Han Wudi also promoted Confucian virtues in domestic affairs. Beginning in 134 BCE he ordered senior officials to recommend candidates who were known for their filial piety and integrity. The officials were responsible for their recommendations, and candidates were tested for qualification. Because Confucian learning and Confucian virtue were the avenues to officialdom, the most desirable career path in the empire, Confucian ideas took root in society. During the early Han dynasty, The Classic of Filial Piety also appeared. Filial piety remains an important cultural value in China.
Wudi’s predecessors had left him a large treasury from their frugal rule. However, Wudi’s military campaigns soon emptied the treasury, and he tried various ways to raise money, including confiscating the lands of nobles and selling offices and titles. However, under the influence of Sang Hongyang, a merchant’s son, Wudi increased state revenue by directly involving the government in business. The government monopolized the production of money (coins), iron, salt, and liquor, thus bringing in revenue. Wudi also directed the government to buy grain in regions with full harvests and to sell grain in regions with a shortage. This policy turned a profit for the state, balanced the price of grain, and relieved famine. The state also profited from a heavy tax on merchants. In addition to taxing commodities, Han Wudi taxed carts and boats.
The influence of Han Wudi’s state monopoly was far reaching; later Chinese emperors often resorted to the monopoly to meet extreme fiscal difficulties, bringing in revenue without increasing taxes. The monopoly, however, was not without opposition. In 81 BCE, shortly after the death of Wudi, a group of people criticized the state monopoly in a court debate. Wudi’s fiscal polices were in sharp contrast with those of the previous sixty years of the early Han dynasty, but in the debate the government’s views prevailed.
Han Wudi made many other innovations, such as proclaiming a new calendar. However, his economic policies were most innovative and, to some extent, were comparable with modern state enterprises (in some countries) on vital industrial resources such as electricity and petroleum.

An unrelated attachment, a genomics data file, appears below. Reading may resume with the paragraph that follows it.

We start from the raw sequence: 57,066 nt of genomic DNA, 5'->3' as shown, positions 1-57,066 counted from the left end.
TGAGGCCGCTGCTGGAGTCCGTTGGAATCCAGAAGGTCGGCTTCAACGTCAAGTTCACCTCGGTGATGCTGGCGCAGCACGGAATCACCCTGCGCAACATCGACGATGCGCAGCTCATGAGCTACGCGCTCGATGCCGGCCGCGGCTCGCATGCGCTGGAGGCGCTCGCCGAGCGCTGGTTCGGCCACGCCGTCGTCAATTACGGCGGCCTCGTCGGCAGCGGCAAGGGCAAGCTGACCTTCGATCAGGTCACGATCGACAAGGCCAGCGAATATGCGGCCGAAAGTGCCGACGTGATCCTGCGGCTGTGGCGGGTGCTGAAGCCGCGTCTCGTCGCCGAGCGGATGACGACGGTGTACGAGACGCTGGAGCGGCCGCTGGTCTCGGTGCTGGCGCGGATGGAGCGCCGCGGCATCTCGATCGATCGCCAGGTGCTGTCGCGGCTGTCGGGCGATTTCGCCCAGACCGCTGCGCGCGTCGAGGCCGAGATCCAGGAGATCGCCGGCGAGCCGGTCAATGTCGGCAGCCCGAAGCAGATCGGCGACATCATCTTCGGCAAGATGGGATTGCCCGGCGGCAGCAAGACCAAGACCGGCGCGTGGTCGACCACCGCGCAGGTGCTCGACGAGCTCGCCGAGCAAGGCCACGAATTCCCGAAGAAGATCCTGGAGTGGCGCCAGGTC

About 200 BCE the Xiongnu, a nomadic Turkish-speaking people under the rule of Maodun, had established a large federation from the Aral Sea to the Huang (Yellow) Sea, just north of Han territory. Unable to confront Maodun, the early Han rulers had sent him gifts and married a Han Princess to him; but they had not always been able to prevent Maodun or his successor from pillaging northern China. In order to confront the Xiongnu, Han Wudi in 139 BCE sent an envoy, Zhang Qian, to Central Asia to seek an alliance with the Yuezhi people, who earlier had been expelled from their homeland by the Xiongnu. Zhang Qian was captured by the Xiongnu and lived there for ten years before finally reaching the Yuezhi. However, by then the Yuezhi were no longer interested in forming an alliance to fight the Xiongnu. Zhang Qian, however, brought back information about new regions and a possible route to India. Subsequently Wudi first sent envoys and later troops, leading to the eventual establishment of the Silk Roads.
Beginning in 133 BCE Wudi took the offensive against the Xiongnu. The wars were long and costly, but the Han army was victorious. Wudi’s generals expelled the Xiongnu from Ordos, Inner Mongolia, Kansu, and Chinese Turkestan and greatly expanded Han territory. Wudi established military colonies and instituted a system whereby native rulers were allowed to retain their autonomy but became vassals. This arrangement became common in Chinese foreign relations until the mid-nineteenth century. Wudi’s army also incorporated northern Korea and northern Vietnam. Indeed, most of his reign was marked by military campaigns. He died at age sixtynine and was buried in Maoling near modern Xi’an. After his death he was known as “Wudi, the martial emperor,” although he never led an army; he instead employed gifted generals.
Han Wudi laid the foundation of a strong empire for his Han dynasty posterity. His establishment of a Confucian bureaucracy with merit-based recruitment (a combination of recommendation and examination) began a system of responsible rulers and officials that has lasted for more than two thousand years. His promotion of Confucian virtue and learning made Confucianism a prevailing influence in China and in other East Asian states. Through his military campaigns against the Xiongnu he opened a connection between East and West, facilitating trade and cultural diffusion.